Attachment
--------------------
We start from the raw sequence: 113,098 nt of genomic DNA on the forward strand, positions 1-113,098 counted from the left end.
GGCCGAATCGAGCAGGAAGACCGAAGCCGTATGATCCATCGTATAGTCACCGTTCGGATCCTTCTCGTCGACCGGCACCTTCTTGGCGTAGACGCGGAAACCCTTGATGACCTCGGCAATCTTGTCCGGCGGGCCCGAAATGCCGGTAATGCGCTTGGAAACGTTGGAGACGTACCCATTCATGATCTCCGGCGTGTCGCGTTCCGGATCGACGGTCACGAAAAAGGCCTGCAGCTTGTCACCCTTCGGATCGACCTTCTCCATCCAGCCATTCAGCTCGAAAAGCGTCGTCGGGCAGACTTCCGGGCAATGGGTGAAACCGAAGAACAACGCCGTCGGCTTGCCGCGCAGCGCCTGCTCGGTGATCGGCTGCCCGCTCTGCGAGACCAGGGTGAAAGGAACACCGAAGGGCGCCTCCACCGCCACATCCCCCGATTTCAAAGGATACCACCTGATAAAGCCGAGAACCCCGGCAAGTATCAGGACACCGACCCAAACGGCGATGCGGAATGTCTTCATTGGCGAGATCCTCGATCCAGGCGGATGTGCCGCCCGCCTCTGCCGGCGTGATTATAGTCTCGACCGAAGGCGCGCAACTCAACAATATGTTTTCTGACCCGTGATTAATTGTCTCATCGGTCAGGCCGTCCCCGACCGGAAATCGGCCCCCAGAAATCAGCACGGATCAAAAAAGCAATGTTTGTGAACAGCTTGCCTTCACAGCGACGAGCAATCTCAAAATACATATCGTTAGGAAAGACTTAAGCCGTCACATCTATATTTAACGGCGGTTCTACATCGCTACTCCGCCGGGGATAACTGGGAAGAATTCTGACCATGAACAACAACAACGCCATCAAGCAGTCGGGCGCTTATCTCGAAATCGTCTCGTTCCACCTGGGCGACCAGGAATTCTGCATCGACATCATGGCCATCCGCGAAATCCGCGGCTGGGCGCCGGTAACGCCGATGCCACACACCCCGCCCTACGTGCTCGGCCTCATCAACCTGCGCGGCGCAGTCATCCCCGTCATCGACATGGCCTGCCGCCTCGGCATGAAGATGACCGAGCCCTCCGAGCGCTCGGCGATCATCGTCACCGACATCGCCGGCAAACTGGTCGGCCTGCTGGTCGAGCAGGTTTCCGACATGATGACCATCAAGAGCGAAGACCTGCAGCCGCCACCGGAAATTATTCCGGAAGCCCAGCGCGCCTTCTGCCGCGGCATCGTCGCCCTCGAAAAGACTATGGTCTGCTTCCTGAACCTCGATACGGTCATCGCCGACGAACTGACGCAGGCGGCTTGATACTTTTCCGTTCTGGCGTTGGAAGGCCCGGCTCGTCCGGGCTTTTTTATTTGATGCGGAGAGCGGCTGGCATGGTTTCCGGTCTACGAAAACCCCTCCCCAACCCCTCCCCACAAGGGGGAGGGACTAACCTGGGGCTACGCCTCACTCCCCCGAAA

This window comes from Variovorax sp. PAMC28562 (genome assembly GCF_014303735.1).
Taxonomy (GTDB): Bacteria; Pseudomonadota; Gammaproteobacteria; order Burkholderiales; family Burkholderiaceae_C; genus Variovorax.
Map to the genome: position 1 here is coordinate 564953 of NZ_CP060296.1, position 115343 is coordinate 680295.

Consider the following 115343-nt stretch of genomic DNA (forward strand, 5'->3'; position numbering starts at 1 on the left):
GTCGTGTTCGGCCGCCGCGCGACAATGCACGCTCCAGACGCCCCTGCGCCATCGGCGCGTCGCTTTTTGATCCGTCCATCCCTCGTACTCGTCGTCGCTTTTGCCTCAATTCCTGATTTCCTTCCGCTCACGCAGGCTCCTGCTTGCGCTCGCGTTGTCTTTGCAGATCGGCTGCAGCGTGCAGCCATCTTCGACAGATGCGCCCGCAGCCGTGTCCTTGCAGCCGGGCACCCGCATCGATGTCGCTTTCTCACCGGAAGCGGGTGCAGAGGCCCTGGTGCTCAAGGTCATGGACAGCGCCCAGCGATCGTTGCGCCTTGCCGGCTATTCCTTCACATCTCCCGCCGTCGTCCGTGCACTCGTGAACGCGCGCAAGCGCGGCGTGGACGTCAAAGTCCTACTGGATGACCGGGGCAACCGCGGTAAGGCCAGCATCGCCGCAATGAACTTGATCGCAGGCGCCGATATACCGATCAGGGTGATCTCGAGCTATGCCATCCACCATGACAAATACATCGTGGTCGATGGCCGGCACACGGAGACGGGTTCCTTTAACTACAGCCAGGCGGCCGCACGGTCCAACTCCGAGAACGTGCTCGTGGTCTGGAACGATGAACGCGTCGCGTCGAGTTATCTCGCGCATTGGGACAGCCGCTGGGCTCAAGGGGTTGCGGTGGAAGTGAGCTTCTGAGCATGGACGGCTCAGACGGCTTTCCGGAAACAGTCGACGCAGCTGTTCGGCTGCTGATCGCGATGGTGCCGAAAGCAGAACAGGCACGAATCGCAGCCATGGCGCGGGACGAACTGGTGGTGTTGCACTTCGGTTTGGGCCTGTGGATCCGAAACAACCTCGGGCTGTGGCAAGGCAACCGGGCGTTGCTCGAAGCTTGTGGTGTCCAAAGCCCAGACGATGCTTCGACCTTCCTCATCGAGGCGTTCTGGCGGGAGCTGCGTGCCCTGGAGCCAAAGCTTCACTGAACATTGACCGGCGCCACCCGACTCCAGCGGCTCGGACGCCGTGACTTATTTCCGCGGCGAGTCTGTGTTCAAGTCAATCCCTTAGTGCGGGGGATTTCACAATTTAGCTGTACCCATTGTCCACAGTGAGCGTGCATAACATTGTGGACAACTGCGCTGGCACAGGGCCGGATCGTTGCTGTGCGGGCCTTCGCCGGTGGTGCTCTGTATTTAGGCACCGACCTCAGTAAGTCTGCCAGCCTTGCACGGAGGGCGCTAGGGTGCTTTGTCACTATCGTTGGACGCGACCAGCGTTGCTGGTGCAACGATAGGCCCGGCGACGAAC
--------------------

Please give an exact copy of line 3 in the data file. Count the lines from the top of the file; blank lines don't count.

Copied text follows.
This window comes from Variovorax sp. PAMC28562 (genome assembly GCF_014303735.1).